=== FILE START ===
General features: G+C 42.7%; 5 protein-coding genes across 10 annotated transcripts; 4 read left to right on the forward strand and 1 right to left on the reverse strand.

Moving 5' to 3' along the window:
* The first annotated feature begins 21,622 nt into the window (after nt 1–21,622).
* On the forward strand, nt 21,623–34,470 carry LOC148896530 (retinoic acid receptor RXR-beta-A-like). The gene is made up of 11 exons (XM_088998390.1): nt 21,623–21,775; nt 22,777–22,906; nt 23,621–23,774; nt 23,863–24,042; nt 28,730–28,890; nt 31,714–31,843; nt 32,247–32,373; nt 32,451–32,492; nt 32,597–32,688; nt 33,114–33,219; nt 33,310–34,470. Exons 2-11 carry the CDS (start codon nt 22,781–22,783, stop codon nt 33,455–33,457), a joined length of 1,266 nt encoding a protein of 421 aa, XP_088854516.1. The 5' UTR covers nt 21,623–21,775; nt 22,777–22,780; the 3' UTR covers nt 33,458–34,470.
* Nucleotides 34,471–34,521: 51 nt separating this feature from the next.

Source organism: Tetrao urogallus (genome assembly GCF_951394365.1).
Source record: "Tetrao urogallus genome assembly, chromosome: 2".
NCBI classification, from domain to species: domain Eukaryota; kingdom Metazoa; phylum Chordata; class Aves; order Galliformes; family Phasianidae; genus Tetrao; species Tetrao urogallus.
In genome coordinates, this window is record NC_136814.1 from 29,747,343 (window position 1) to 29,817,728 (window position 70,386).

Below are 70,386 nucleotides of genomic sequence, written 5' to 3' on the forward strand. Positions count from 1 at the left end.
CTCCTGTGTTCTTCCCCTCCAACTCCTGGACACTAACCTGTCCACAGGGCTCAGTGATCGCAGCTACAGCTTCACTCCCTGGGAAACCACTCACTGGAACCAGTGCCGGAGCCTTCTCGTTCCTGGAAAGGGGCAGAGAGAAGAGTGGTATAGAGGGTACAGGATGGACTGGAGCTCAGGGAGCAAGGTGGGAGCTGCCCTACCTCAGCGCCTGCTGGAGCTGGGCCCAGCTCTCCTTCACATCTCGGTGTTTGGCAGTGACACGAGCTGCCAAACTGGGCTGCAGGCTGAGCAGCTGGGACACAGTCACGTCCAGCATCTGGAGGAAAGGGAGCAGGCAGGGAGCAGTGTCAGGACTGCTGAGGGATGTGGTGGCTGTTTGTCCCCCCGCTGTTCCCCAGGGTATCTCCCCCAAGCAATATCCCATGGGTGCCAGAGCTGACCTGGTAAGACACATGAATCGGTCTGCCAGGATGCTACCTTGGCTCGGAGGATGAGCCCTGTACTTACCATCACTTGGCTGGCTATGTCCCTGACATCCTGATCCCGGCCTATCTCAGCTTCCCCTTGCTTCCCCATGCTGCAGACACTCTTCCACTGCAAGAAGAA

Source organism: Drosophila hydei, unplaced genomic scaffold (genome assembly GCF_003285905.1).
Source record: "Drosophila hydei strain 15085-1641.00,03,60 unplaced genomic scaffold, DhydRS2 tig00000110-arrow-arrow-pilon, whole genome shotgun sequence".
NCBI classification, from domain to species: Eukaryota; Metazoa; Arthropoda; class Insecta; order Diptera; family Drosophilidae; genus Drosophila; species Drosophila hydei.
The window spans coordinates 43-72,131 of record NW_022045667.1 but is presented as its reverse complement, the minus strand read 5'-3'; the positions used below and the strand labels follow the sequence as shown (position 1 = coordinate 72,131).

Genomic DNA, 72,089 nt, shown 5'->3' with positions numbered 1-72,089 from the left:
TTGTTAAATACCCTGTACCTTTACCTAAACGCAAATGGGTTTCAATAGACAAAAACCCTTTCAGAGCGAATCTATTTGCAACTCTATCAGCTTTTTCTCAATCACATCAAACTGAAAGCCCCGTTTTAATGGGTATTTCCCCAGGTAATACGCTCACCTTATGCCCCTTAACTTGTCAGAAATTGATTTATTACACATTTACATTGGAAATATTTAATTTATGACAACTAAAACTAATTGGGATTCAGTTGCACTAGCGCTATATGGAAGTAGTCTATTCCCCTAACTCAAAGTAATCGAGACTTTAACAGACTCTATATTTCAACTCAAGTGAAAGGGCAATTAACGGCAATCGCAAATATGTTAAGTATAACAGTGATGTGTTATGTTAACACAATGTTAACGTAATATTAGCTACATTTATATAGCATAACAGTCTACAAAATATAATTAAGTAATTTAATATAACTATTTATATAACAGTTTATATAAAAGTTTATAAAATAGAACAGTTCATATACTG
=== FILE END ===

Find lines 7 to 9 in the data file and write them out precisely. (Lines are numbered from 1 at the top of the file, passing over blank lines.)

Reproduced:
Source record: "Tetrao urogallus genome assembly, chromosome: 2".
NCBI classification, from domain to species: domain Eukaryota; kingdom Metazoa; phylum Chordata; class Aves; order Galliformes; family Phasianidae; genus Tetrao; species Tetrao urogallus.
In genome coordinates, this window is record NC_136814.1 from 29,747,343 (window position 1) to 29,817,728 (window position 70,386).